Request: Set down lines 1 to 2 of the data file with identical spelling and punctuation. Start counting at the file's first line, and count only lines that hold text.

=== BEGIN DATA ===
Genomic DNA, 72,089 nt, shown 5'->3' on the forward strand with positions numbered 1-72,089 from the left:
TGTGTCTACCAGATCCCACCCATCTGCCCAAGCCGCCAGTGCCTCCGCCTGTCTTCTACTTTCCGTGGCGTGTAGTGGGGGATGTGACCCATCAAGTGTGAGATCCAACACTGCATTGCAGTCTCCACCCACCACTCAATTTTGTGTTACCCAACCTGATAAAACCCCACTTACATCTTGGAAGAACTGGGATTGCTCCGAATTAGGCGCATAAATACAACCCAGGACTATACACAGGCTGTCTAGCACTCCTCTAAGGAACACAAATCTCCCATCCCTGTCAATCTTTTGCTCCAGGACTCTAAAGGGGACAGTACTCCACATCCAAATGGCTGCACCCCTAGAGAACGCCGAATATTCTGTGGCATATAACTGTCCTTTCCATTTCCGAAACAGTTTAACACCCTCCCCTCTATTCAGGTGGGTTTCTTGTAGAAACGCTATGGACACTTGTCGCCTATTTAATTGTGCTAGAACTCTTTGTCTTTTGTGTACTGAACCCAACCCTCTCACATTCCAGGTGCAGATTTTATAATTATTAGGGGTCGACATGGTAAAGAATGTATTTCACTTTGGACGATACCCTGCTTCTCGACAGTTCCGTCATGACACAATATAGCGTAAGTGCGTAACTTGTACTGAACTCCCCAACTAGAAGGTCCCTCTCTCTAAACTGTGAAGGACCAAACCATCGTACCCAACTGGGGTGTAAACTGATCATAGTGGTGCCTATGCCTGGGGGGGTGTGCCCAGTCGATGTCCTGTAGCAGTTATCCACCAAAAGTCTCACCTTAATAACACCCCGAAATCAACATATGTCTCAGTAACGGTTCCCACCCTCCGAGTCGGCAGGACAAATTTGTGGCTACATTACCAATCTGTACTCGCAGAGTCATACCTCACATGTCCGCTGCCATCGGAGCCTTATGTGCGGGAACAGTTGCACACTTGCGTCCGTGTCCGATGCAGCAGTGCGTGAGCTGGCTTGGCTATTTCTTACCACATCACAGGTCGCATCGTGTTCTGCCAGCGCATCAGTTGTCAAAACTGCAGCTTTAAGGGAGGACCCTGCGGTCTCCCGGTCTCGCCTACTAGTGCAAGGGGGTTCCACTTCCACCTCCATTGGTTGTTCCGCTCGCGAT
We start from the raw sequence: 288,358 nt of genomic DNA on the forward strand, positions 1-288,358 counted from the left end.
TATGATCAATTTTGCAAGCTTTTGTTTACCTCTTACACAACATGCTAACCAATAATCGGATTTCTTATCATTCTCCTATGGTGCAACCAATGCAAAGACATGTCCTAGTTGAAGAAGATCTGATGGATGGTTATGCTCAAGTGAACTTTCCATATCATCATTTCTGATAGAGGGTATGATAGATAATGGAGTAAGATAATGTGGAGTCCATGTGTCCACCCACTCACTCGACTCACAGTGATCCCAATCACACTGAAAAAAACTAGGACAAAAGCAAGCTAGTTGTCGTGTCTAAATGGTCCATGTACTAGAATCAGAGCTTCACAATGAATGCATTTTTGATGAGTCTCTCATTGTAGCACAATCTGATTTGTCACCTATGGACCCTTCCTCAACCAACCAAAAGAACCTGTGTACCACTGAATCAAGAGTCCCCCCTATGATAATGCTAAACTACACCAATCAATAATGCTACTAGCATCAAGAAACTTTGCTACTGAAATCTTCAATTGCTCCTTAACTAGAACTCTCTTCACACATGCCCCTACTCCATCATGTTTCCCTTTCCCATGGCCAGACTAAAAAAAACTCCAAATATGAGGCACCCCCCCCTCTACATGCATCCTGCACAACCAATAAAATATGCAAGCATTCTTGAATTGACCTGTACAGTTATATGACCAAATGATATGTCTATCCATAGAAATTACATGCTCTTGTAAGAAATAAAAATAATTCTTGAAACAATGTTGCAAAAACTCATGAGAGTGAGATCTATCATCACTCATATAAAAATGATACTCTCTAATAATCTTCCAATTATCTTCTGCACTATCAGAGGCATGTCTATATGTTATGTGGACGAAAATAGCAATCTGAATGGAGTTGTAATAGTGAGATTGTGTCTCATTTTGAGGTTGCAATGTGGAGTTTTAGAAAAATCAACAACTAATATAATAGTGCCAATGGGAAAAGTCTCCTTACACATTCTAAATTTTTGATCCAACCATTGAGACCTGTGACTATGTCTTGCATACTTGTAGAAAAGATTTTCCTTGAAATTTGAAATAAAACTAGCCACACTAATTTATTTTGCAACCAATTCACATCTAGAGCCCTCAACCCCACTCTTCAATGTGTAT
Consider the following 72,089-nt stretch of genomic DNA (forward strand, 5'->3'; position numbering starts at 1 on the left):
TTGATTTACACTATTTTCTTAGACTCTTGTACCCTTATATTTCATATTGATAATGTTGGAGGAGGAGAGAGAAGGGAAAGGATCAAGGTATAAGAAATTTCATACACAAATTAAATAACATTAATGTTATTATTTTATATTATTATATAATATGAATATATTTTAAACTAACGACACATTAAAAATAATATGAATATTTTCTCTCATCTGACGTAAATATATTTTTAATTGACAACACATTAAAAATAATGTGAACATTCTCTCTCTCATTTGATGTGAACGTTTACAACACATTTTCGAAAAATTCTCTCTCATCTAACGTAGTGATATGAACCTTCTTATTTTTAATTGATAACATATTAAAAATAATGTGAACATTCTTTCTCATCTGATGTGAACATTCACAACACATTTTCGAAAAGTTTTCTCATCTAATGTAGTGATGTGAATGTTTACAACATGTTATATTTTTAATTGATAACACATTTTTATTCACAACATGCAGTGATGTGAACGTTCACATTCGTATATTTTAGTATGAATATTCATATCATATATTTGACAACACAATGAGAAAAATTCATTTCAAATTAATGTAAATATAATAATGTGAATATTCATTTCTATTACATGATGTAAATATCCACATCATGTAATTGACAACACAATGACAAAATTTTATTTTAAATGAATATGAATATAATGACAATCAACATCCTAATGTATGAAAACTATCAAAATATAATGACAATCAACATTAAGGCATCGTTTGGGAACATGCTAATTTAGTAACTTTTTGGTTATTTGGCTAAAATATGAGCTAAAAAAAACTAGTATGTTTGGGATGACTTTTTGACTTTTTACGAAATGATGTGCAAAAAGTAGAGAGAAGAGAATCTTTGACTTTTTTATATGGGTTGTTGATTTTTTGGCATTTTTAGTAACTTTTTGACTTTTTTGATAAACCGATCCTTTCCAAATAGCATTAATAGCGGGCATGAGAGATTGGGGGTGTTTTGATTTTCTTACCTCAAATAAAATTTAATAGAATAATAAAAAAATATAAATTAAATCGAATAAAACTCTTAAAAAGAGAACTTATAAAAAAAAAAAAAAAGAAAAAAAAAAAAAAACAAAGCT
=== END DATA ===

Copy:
Genomic DNA, 72,089 nt, shown 5'->3' on the forward strand with positions numbered 1-72,089 from the left:
TGTGTCTACCAGATCCCACCCATCTGCCCAAGCCGCCAGTGCCTCCGCCTGTCTTCTACTTTCCGTGGCGTGTAGTGGGGGATGTGACCCATCAAGTGTGAGATCCAACACTGCATTGCAGTCTCCACCCACCACTCAATTTTGTGTTACCCAACCTGATAAAACCCCACTTACATCTTGGAAGAACTGGGATTGCTCCGAATTAGGCGCATAAATACAACCCAGGACTATACACAGGCTGTCTAGCACTCCTCTAAGGAACACAAATCTCCCATCCCTGTCAATCTTTTGCTCCAGGACTCTAAAGGGGACAGTACTCCACATCCAAATGGCTGCACCCCTAGAGAACGCCGAATATTCTGTGGCATATAACTGTCCTTTCCATTTCCGAAACAGTTTAACACCCTCCCCTCTATTCAGGTGGGTTTCTTGTAGAAACGCTATGGACACTTGTCGCCTATTTAATTGTGCTAGAACTCTTTGTCTTTTGTGTACTGAACCCAACCCTCTCACATTCCAGGTGCAGATTTTATAATTATTAGGGGTCGACATGGTAAAGAATGTATTTCACTTTGGACGATACCCTGCTTCTCGACAGTTCCGTCATGACACAATATAGCGTAAGTGCGTAACTTGTACTGAACTCCCCAACTAGAAGGTCCCTCTCTCTAAACTGTGAAGGACCAAACCATCGTACCCAACTGGGGTGTAAACTGATCATAGTGGTGCCTATGCCTGGGGGGGTGTGCCCAGTCGATGTCCTGTAGCAGTTATCCACCAAAAGTCTCACCTTAATAACACCCCGAAATCAACATATGTCTCAGTAACGGTTCCCACCCTCCGAGTCGGCAGGACAAATTTGTGGCTACATTACCAATCTGTACTCGCAGAGTCATACCTCACATGTCCGCTGCCATCGGAGCCTTATGTGCGGGAACAGTTGCACACTTGCGTCCGTGTCCGATGCAGCAGTGCGTGAGCTGGCTTGGCTATTTCTTACCACATCACAGGTCGCATCGTGTTCTGCCAGCGCATCAGTTGTCAAAACTGCAGCTTTAAGGGAGGACCCTGCGGTCTCCCGGTCTCGCCTACTAGTGCAAGGGGGTTCCACTTCCACCTCCATTGGTTGTTCCGCTCGCGAT